Farming in the City? Vertical Farming Explained

When you traverse our nation by plane, train or car, you will notice that as soon as you get away from either coast, the country becomes much more sparsely populated. Hundreds and hundreds of miles of nothing. So I wonder why we worry about population growth and the ability to feed ourselves. Surely there is enough land available to grow crops infinitely. When I get to this point in the conversation in my mind, I must remind myself that it has to be all about the money.

Vertical farming has been around since the early part of the 20th century, but technology and financing were about a century behind. So what is vertical farming and what does it look like. Intelligent Growth Solutions (IGS), a “vertical farming” company based at Invergowrie, near Dundee, in Scotland, is one example.

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Inside a small barn that occupies roughly 40 square yards, sits trays stacked nine high of lettuce, strawberries, kale and others sparkling produce being lit by a rainbow of colors of light. By stacking, IGS is farming the equivalent of 350 square yards. Now the lightbulb is starting to go off. Here is the amazing part. This entire production is run by one person with a smartphone! Their app changes the colors and brightness of the 1,000 light-emitting diodes (LEDs) strung out above each tray.

The app can also control the temperature, humidity and ventilation, and the hydroponic system that supplies the plants, growing on various non-soil substrates, with water and nutrients. Armed with his trusty phone, Mr. Elder, the production manager, says he can run the farm almost single-handedly.

As if on cue the fintech giants enter the game. SoftBank, a Japanese firm, Google’s former boss Eric Schmidt and Amazon’s Jeff Bezos have between them plowed more than $200 million into Plenty, a vertical-farming company based in San Francisco. As with any hot sector there is competition.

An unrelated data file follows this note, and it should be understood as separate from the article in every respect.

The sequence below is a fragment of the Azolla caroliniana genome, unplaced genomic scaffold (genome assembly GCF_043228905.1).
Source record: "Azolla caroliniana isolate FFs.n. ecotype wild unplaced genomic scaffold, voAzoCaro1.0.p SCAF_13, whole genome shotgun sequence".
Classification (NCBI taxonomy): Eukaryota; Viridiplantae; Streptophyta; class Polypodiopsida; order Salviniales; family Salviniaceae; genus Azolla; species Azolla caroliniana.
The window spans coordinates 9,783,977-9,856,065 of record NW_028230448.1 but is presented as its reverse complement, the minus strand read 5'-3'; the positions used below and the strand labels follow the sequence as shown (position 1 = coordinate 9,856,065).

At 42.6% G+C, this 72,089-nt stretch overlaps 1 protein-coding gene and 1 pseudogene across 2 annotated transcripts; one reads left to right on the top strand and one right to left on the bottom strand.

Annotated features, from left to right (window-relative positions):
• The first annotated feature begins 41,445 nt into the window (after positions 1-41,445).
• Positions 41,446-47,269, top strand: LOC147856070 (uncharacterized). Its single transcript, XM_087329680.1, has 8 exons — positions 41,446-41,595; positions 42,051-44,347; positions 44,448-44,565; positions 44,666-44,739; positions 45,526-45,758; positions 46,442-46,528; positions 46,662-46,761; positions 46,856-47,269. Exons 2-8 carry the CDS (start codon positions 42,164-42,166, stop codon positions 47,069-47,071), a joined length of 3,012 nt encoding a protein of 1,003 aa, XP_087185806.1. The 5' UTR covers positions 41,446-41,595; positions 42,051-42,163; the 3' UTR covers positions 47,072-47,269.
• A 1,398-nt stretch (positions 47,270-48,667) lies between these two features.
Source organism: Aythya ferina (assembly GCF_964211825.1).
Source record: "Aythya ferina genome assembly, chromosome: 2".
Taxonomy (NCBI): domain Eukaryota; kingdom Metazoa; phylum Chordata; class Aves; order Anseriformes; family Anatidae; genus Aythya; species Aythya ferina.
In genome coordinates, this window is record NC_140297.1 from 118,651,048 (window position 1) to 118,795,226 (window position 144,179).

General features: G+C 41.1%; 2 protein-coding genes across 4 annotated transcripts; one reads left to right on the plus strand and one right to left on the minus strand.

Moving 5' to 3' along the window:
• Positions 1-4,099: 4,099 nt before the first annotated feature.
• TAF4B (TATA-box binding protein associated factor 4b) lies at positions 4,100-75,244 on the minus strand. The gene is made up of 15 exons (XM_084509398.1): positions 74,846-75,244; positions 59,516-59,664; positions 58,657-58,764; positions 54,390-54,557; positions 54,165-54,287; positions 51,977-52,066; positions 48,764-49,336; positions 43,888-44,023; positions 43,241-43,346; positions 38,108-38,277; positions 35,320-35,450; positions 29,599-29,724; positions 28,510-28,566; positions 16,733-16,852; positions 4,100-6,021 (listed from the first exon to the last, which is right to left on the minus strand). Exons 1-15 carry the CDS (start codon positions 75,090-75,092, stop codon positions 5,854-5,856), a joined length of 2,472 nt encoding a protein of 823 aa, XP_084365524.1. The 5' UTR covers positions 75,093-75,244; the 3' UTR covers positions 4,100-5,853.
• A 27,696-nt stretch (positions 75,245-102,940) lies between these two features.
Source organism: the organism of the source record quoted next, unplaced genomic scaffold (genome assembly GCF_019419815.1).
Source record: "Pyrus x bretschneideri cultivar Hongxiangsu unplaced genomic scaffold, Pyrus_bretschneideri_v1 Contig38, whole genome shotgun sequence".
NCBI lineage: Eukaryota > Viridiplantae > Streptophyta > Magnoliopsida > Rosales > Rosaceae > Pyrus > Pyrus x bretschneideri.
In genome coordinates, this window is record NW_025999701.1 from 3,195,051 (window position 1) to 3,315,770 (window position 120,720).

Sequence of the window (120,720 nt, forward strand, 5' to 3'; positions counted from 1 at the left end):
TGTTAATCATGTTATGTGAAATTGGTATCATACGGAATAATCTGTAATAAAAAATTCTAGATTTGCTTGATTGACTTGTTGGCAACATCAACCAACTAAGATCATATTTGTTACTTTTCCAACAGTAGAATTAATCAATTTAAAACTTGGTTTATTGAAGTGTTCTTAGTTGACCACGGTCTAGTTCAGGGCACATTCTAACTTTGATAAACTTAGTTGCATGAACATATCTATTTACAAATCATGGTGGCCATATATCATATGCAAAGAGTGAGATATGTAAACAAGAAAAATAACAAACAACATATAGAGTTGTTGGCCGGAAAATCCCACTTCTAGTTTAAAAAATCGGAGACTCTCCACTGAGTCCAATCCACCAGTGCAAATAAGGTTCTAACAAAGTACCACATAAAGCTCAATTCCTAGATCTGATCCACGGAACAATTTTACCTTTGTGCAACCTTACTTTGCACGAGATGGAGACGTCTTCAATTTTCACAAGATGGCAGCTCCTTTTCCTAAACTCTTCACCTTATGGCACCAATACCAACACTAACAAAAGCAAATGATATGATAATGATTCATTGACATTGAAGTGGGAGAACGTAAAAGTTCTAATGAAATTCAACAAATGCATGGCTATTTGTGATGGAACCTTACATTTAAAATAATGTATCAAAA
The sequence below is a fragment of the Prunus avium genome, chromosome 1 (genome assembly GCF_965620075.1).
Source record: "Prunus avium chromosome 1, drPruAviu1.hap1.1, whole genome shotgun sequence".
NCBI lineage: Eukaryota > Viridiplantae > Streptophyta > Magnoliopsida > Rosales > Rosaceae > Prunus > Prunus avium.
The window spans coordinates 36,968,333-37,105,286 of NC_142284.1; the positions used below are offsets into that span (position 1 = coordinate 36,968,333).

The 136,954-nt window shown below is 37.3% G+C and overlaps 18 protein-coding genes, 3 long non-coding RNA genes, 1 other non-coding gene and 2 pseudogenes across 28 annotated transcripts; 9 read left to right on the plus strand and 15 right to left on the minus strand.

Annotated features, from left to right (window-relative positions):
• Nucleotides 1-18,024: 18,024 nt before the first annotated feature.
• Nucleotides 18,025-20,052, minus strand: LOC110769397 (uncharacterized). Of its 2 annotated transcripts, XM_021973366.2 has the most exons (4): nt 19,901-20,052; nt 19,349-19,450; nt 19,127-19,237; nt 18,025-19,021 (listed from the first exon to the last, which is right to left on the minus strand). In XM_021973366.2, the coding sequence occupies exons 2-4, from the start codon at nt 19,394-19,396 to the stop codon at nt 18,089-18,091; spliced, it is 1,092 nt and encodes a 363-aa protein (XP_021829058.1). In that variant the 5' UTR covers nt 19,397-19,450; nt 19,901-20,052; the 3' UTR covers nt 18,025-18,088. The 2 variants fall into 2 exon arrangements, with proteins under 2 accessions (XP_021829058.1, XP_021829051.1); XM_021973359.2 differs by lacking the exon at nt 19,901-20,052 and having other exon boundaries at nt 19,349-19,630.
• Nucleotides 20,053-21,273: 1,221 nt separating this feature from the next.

To vertical farming, it is the greenhouse. Companies like Gotham Greens have set up greenhouses on rooftops in New York and other cities. Their power source, the sun, is essentially free. Location makes just-in-time delivery an added plus. On the other hand, the LED expense to vertical farming is significant, and commercially only viable to perishable produce like herbs and lettuce. In 2014 Louis Albright, an emeritus professor of biological and environmental engineering at Cornell University, calculated that a loaf of bread made from wheat grown in a vertical farm would be priced at about $23. That’s a bit steep. So there is your downside.

The jury is still out on whether greenhouses or vertical farming will be the wave of the future. Cost of production is key, and currently can’t compete with farming as we know it. Bezos and the likes need this to work, as their life on Mars will require indoor farming. Vertical farming then will not feed the world, but it will help provide more fresh produce to more people.

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